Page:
Wild Things…
Houseplant Fertilizers
By Karen Vizzi
     Now’s a good time to stock up on potting soil, fertilizer and other items that you’ll need to do spring houseplant maintenance. I like to use these last few weeks of winter to get those chores out of the way, so that I have plenty of time to concentrate on the outdoor garden. In just another week or 
two, I will begin to start seeds. And should the weather break early, I also want to be ready to get outside for clean-up and early season pruning. 
     This week, I thought we’d do a brief primer on houseplant fertilizers. Plants are like us … they get hungry. But remember that fertilizer is food, not medicine. You don’t want to use fertilizer only as first aid for ailing plants. A regular feeding program for healthy plants is the most beneficial. 
     I like to keep my wild garden as wild as possible, both inside and out, so I tend to favor organic fertilizers and soil amendments. However, organic fertilizers may not contain balanced proportions of essential nutrients or trace elements, so I do occasionally use chemical fertilizers as a supplement. 
     All chemical fertilizers have a triple-number formula. Some of the most common formulas are 5-10-5 and 15-30-15. These numbers indicate the percentage of nitrogen, phosphorus and potash (in that order) contained within the product. Nitrogen is essential for the production of chlorophyll and strong leaf growth. Phosphorus is essential for strong root development 
and fruit (or flower) production. Potash aids in strong overall growth and disease resistance. So consequently, if you are feeding flowering plants you’ll want to choose a formula where the second number is the highest of the three. If you have primarily foliage plants, then you would choose a formula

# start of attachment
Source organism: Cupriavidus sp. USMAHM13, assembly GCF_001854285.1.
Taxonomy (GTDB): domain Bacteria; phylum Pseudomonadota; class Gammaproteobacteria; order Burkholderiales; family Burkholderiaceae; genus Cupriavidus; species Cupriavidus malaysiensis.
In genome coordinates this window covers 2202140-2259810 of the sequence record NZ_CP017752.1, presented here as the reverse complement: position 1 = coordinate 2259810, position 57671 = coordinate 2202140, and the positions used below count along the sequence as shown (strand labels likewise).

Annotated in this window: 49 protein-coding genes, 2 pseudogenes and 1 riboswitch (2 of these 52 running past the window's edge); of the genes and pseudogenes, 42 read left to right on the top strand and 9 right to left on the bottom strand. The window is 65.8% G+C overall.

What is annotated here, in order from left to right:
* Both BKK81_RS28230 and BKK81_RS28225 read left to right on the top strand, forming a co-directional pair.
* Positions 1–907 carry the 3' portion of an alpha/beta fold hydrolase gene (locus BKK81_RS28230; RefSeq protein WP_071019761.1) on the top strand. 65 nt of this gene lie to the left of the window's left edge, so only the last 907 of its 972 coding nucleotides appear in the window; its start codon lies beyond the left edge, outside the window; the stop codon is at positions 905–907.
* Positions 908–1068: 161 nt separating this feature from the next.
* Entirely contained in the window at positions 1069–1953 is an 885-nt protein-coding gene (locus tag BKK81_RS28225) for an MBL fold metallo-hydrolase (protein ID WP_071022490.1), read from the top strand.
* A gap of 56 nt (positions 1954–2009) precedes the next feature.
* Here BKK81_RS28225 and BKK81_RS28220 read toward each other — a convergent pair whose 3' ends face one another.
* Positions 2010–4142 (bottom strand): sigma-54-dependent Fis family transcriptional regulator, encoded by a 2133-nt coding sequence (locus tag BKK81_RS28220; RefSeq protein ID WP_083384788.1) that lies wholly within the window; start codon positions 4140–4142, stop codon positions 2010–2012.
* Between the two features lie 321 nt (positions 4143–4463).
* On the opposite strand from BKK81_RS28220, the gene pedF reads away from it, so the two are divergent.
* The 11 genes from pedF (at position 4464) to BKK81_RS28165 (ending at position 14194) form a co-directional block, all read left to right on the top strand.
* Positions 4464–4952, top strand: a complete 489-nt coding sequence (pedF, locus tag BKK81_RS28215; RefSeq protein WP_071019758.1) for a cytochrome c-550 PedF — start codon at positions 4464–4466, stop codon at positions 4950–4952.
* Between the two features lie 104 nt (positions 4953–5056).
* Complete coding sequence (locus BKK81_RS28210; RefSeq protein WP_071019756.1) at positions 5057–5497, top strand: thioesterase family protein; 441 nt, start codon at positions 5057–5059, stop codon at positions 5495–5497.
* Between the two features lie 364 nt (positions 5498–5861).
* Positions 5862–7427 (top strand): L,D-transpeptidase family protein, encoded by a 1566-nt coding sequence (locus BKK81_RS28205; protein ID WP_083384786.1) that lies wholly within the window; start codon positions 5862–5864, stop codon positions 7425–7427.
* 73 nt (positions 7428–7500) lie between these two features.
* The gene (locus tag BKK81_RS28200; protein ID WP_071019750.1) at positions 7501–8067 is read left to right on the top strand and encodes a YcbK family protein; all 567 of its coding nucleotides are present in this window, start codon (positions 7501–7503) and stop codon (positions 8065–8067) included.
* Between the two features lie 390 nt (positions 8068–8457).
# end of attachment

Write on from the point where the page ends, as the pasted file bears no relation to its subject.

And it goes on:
where the first number is the highest. If you’re not sure, or have a combination of plants, a balanced formula with all three numbers being equal is the best choice. 
     Most houseplant fertilizers are water-soluble, so there are two ways to feed. ALWAYS follow the label directions for dilution rate and either water the soil directly, or use the mixture as a foliar spray. Over-fertilizing can damage plant roots and is often evidenced by brown tips or edges on the 
leaves, or a white crust on the outside of clay pots. 
     I mentioned that my preference is for organic fertilizers and I have two favorites: fish emulsion and seaweed extracts. Fish emulsion is … uh,well … it’s fish excrement and smells like it. It isn’t pretty, but my plants love it. These types of products tend to have lower concentrations of the essential 
nutrients like a 1-1-1 or a 3-2-2. But with a regular schedule of feeding, my plants get exactly what they need to thrive. 
     Finally, most potting soil mixes contain about 3 months worth of nutrients, so never fertilize a newly potted plant. Newly purchased plants have almost always recently been re-potted, so wait awhile to feed those too.
     Next week, we’ll talk about the process of re-potting, so stay tuned! 
    Bird Brainers: Birds really appreciate fruit on the menu. Instead of throwing out those aging apples, oranges and pears, why not offer them to your feathered friends? 
    Butterfly Bullets: The Great Spangled Fritillary is a beautiful butterfly native to our area. The caterpillar feeds on wild violets - another good reason (besides the pretty, sweet-scented flowers) not to mow them down.
    Plant Pointers: You may begin to see the tips of bulb foliage poking through the ground at any time now. Although these first leaves are vulnerable to damage from the cold, the flowers will be fine. They are still tucked safely away in the bulb of the plant.

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